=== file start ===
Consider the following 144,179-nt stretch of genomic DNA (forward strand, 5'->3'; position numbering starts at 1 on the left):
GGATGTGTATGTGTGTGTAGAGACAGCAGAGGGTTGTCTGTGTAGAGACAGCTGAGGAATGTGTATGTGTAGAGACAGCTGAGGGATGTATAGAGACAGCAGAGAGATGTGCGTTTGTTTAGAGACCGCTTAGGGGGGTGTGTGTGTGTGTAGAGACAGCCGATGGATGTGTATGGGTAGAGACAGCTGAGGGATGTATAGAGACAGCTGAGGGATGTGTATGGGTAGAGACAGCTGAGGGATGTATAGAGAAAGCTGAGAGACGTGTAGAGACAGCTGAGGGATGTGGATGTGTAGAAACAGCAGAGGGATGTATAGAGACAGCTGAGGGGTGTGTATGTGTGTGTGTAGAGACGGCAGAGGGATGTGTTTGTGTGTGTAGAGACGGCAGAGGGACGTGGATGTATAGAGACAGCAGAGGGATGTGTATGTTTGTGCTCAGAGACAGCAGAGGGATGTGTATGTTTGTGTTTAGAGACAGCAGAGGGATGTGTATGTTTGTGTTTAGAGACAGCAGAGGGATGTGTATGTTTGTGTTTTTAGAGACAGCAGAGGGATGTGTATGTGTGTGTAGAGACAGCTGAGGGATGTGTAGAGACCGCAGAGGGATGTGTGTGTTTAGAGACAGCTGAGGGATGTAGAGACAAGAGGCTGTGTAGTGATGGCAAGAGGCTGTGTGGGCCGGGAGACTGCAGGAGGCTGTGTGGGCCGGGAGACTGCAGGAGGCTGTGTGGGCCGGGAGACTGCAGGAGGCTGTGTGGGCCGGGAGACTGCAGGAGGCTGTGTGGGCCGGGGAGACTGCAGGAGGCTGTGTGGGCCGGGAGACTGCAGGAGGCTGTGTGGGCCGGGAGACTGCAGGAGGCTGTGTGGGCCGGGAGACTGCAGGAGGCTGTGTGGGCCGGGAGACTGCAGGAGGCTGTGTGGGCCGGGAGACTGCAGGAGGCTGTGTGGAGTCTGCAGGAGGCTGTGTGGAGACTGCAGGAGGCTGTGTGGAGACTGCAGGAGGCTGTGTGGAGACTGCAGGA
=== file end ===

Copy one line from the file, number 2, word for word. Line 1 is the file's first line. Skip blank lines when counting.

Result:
GGATGTGTATGTGTGTGTAGAGACAGCAGAGGGTTGTCTGTGTAGAGACAGCTGAGGAATGTGTATGTGTAGAGACAGCTGAGGGATGTATAGAGACAGCAGAGAGATGTGCGTTTGTTTAGAGACCGCTTAGGGGGGTGTGTGTGTGTGTAGAGACAGCCGATGGATGTGTATGGGTAGAGACAGCTGAGGGATGTATAGAGACAGCTGAGGGATGTGTATGGGTAGAGACAGCTGAGGGATGTATAGAGAAAGCTGAGAGACGTGTAGAGACAGCTGAGGGATGTGGATGTGTAGAAACAGCAGAGGGATGTATAGAGACAGCTGAGGGGTGTGTATGTGTGTGTGTAGAGACGGCAGAGGGATGTGTTTGTGTGTGTAGAGACGGCAGAGGGACGTGGATGTATAGAGACAGCAGAGGGATGTGTATGTTTGTGCTCAGAGACAGCAGAGGGATGTGTATGTTTGTGTTTAGAGACAGCAGAGGGATGTGTATGTTTGTGTTTAGAGACAGCAGAGGGATGTGTATGTTTGTGTTTTTAGAGACAGCAGAGGGATGTGTATGTGTGTGTAGAGACAGCTGAGGGATGTGTAGAGACCGCAGAGGGATGTGTGTGTTTAGAGACAGCTGAGGGATGTAGAGACAAGAGGCTGTGTAGTGATGGCAAGAGGCTGTGTGGGCCGGGAGACTGCAGGAGGCTGTGTGGGCCGGGAGACTGCAGGAGGCTGTGTGGGCCGGGAGACTGCAGGAGGCTGTGTGGGCCGGGAGACTGCAGGAGGCTGTGTGGGCCGGGGAGACTGCAGGAGGCTGTGTGGGCCGGGAGACTGCAGGAGGCTGTGTGGGCCGGGAGACTGCAGGAGGCTGTGTGGGCCGGGAGACTGCAGGAGGCTGTGTGGGCCGGGAGACTGCAGGAGGCTGTGTGGGCCGGGAGACTGCAGGAGGCTGTGTGGAGTCTGCAGGAGGCTGTGTGGAGACTGCAGGAGGCTGTGTGGAGACTGCAGGAGGCTGTGTGGAGACTGCAGGA